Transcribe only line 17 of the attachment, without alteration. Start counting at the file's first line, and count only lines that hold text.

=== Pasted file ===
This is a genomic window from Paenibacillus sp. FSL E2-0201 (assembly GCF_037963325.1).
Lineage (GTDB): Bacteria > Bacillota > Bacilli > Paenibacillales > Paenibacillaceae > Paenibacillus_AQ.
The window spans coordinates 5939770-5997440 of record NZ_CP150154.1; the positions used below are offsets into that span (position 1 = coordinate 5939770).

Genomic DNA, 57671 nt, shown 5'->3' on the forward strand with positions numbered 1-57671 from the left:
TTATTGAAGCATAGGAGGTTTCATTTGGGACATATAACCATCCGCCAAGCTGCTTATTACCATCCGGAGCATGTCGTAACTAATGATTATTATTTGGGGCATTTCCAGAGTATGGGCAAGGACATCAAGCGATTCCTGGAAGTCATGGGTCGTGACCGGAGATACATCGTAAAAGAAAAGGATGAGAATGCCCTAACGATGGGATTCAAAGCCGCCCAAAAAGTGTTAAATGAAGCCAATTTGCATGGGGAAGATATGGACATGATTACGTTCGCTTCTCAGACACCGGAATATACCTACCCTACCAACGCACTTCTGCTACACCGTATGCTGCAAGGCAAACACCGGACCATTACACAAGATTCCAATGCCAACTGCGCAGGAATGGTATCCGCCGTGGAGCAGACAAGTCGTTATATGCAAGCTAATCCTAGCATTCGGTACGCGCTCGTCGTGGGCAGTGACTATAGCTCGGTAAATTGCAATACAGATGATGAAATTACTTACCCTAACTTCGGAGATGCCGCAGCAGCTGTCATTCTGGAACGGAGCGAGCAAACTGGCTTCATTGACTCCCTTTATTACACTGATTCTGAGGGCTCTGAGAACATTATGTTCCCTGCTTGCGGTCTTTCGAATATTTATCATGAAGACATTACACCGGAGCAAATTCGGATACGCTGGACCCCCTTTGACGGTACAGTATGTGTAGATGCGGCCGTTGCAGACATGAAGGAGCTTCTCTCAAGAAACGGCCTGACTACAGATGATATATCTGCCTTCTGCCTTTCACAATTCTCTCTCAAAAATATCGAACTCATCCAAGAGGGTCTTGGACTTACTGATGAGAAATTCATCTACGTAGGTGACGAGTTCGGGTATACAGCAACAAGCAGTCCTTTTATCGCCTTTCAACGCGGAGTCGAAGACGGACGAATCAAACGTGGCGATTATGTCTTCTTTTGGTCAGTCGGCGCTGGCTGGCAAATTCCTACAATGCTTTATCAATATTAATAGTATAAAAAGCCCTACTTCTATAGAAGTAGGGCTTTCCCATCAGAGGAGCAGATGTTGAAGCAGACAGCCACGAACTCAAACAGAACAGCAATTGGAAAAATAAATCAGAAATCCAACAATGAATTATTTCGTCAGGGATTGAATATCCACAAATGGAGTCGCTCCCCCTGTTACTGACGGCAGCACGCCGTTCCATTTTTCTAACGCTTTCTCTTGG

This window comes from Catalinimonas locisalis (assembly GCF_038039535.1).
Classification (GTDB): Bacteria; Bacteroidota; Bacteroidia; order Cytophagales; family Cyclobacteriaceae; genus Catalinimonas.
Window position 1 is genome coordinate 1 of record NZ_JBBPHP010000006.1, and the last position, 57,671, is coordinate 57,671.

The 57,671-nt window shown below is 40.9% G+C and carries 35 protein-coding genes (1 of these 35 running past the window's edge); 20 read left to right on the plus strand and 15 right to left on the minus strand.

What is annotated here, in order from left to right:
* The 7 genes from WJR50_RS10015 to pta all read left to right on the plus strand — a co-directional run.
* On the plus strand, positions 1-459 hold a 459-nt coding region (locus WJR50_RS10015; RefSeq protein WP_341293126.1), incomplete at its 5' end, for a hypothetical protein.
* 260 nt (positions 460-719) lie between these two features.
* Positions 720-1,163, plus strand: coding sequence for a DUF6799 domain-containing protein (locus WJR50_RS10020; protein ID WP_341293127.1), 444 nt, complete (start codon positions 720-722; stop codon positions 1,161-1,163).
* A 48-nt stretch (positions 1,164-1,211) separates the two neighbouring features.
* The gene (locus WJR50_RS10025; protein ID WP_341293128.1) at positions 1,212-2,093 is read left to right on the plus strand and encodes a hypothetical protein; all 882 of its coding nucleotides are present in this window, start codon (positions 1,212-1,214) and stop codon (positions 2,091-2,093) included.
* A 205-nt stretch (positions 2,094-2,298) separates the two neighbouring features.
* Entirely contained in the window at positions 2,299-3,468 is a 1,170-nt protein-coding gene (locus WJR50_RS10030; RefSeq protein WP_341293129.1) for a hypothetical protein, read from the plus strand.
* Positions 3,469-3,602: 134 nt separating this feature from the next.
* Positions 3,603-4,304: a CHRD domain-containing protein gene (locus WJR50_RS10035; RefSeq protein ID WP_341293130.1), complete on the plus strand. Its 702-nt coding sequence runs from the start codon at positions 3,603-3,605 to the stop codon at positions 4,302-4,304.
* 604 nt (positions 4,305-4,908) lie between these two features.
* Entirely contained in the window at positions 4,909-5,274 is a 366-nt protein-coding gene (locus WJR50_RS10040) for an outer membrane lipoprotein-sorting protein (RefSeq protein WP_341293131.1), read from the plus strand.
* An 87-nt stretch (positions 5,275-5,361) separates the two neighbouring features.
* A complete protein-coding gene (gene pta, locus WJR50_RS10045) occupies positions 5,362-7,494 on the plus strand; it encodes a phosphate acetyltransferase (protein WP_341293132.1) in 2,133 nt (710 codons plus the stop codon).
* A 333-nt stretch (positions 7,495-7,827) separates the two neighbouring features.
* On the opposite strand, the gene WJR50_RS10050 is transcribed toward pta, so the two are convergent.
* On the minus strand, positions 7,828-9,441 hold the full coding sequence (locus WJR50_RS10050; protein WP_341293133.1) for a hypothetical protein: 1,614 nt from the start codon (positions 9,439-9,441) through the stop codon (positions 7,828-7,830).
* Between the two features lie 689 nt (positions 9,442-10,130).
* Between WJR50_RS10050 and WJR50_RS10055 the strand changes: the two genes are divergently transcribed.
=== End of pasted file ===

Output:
* A 205-nt stretch (positions 2,094-2,298) separates the two neighbouring features.